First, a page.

Most of the research on why people use or ignore the bus treats people as if they know what they are doing. It assumes that travellers are constantly making fully conscious, rational, economic trade-offs between cost and journey times, and then making the logical choice as a result.
And of course there is part of the brain that does this – the part that likes to flatter itself that it’s in charge. But it’s not. The rational economic actor in our brains is in a little boat that is being constantly tossed around by a churning sea of emotions and instincts, including the always switched-on pre-historic threat assessment.
So, as part of the Urban Transport Group’s research programme into the factors behind bus patronage change, we decided to take a look at what’s going on in the part of passengers’ brains that can’t add up but can summarily take control of actions at a nanosecond’s notice if it doesn’t like the look of something. And then tell you not to do that again.
Although the “take back control” slogan on the side of a bus is the abiding image from the Brexit referendum campaign, the abiding characteristic of bus travel is a lack of control. There are so many points in a bus journey where you can feel stressed and vulnerable: Am I at the right stop? Is the bus going to turn up? Is the bus driver going to see me and will the bus stop? Will the interaction with the driver go well? And if not, will I have a whole bus full of people watching whilst I hold up their journeys? Will I end up sitting next to someone who behaves in an anti-social way? Will I know where to get off? Will the driver stop where I want to alight?
On top of that, if you are a wheelchair user or encumbered with prams and children, there is the anxiety around whether or not there will be space for you and how accommodating the driver and your fellow passengers are going to be.
The same applies in different ways for other disabilities. Attach a heart rate monitor and look for the spikes.
Now, let me turn up the stress and vulnerability dial a bit further. Because as well as the particular stress points in bus travel, in general the bus can feel like a far less supervised and controlled space than a train. You can further turn up the volume on these anxieties around the unsupervised nature of buses and bus stops in relation to your personal security and space if you are a young person or a woman.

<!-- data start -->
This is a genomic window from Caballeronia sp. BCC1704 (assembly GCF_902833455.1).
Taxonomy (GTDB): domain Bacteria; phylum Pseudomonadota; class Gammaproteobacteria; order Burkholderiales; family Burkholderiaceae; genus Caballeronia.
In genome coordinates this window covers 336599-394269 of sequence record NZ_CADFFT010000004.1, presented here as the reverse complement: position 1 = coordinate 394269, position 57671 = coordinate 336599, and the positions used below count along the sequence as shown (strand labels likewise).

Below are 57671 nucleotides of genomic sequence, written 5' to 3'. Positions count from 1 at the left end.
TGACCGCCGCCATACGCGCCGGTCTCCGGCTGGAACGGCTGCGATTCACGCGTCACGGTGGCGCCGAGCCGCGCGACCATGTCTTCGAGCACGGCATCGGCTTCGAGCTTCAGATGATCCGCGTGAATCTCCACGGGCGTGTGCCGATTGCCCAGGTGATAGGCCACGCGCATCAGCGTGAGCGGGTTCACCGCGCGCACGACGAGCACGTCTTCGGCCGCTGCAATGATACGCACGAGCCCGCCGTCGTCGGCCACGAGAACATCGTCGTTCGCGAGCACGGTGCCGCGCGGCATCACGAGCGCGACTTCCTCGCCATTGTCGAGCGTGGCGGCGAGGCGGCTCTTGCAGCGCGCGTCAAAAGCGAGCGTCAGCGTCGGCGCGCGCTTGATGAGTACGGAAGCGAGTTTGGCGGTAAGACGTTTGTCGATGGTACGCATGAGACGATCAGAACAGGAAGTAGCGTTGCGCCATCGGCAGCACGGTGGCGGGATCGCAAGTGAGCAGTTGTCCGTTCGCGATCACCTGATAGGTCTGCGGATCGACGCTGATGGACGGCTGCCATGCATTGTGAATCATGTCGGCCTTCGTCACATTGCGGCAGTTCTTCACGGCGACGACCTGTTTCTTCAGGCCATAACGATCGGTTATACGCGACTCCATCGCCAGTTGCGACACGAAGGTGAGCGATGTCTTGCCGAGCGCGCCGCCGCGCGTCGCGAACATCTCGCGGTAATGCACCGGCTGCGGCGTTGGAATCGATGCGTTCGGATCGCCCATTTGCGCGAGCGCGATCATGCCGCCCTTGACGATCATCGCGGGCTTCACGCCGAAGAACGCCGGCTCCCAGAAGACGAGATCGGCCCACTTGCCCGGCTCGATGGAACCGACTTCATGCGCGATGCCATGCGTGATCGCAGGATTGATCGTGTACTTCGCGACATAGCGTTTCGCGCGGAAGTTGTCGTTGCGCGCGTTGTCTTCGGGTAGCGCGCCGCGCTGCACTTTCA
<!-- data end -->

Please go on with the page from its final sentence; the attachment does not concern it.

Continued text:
Fortunately, there is someone on every bus that can help ease all the stress points set out above, and turn a space that feels worryingly unsupervised into one that feels safer and more under control – the driver.
Transport for London has recognised this and has been putting a lot of focus on supporting drivers to better support their passengers. I’ve experienced this myself recently, where drivers in London used the PA system to explain why their bus was being held at a stop and how long the wait was going to be. It was amazing what a positive difference this made to how I felt about the journey compared with the prior norm of sitting there for an unknown period of time and feeling like a sucker for getting on board in the first place.
The nature of the bus as a unique social space can work against this mode of travel. But it can also work for the bus.
Our research shows that people can enjoy travelling socially and communally. The young are most affected by the climate crisis and the least interested in car ownership. The bus offers the opportunity for them to socialise with friends (both actually and digitally) whilst being car free. You can’t drive to work and plug yourself in to the hive mind. You can on a bus.
The bus is a unique social space. If – through vehicle design and better support for drivers – we can tackle the negatives and accentuate the positives of this space, then there is an opportunity to win more hearts and minds, both conscious and sub-conscious, for the bus.
Jonathan Bray is Director of the Urban Transport Group